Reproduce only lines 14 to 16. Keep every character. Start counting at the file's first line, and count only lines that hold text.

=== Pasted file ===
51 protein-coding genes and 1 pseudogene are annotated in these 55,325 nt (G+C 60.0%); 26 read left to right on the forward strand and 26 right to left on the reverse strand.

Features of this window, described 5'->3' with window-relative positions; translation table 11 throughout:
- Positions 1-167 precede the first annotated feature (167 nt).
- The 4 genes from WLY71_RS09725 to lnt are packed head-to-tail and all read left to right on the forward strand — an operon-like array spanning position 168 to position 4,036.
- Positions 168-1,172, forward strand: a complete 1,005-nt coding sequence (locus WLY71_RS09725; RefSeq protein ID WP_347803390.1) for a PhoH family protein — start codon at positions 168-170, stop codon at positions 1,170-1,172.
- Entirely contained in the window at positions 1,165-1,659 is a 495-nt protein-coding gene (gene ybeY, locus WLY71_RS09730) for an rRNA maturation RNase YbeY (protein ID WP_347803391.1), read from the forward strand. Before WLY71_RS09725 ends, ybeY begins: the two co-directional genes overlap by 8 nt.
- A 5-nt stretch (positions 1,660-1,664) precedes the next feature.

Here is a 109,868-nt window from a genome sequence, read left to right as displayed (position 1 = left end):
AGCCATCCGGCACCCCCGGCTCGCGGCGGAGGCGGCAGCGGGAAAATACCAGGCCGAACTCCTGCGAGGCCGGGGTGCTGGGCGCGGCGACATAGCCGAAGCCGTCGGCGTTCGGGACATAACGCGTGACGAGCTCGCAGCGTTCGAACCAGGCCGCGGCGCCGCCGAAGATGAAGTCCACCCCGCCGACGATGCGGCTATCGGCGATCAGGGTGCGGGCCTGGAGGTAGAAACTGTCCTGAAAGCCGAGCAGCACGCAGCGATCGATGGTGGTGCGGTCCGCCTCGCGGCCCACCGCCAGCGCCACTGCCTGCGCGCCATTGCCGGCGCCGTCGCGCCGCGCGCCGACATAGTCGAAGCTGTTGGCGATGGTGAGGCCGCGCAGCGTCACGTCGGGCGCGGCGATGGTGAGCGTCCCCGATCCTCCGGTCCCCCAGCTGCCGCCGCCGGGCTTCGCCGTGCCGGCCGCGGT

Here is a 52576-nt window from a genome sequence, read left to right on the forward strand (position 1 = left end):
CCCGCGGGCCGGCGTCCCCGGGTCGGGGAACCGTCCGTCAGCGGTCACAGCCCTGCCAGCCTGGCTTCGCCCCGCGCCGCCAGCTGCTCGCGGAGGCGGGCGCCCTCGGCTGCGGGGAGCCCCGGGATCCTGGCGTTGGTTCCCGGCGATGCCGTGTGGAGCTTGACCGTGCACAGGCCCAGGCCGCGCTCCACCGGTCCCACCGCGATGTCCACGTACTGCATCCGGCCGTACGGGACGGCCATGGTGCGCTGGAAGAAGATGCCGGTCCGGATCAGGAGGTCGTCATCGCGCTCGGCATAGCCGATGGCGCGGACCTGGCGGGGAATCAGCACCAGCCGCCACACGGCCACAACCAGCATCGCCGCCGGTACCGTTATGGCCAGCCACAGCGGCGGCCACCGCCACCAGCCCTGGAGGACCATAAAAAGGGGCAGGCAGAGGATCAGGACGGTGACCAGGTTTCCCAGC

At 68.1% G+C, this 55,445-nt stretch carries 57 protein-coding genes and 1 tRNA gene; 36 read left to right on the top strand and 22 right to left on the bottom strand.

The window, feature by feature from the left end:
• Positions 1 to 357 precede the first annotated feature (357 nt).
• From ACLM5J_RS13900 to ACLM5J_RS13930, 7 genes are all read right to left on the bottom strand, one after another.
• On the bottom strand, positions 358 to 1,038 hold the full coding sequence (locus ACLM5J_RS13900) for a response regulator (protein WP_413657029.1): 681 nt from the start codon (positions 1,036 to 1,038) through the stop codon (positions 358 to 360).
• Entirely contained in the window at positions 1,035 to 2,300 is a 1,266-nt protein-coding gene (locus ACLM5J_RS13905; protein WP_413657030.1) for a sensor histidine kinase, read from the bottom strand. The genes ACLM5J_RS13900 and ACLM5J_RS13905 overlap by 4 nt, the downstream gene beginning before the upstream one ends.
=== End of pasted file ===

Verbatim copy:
• Positions 1 to 357 precede the first annotated feature (357 nt).
• From ACLM5J_RS13900 to ACLM5J_RS13930, 7 genes are all read right to left on the bottom strand, one after another.
• On the bottom strand, positions 358 to 1,038 hold the full coding sequence (locus ACLM5J_RS13900) for a response regulator (protein WP_413657029.1): 681 nt from the start codon (positions 1,036 to 1,038) through the stop codon (positions 358 to 360).